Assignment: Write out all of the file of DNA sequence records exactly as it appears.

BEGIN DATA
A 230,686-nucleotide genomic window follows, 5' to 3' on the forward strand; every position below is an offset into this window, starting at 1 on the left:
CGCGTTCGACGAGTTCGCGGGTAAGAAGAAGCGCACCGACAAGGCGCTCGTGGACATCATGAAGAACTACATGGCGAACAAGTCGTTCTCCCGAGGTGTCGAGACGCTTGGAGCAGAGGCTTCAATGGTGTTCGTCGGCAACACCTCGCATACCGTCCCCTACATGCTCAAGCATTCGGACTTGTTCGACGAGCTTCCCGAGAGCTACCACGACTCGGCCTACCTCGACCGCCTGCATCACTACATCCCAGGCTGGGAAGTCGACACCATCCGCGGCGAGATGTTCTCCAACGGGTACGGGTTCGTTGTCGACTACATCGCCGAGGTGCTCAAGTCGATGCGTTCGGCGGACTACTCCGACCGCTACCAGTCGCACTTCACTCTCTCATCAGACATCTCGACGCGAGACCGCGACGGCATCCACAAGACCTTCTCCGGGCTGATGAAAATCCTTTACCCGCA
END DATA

A 230,686-nucleotide genomic window follows, 5' to 3' on the forward strand; every position below is an offset into this window, starting at 1 on the left:
CGCGTTCGACGAGTTCGCGGGTAAGAAGAAGCGCACCGACAAGGCGCTCGTGGACATCATGAAGAACTACATGGCGAACAAGTCGTTCTCCCGAGGTGTCGAGACGCTTGGAGCAGAGGCTTCAATGGTGTTCGTCGGCAACACCTCGCATACCGTCCCCTACATGCTCAAGCATTCGGACTTGTTCGACGAGCTTCCCGAGAGCTACCACGACTCGGCCTACCTCGACCGCCTGCATCACTACATCCCAGGCTGGGAAGTCGACACCATCCGCGGCGAGATGTTCTCCAACGGGTACGGGTTCGTTGTCGACTACATCGCCGAGGTGCTCAAGTCGATGCGTTCGGCGGACTACTCCGACCGCTACCAGTCGCACTTCACTCTCTCATCAGACATCTCGACGCGAGACCGCGACGGCATCCACAAGACCTTCTCCGGGCTGATGAAAATCCTTTACCCGCA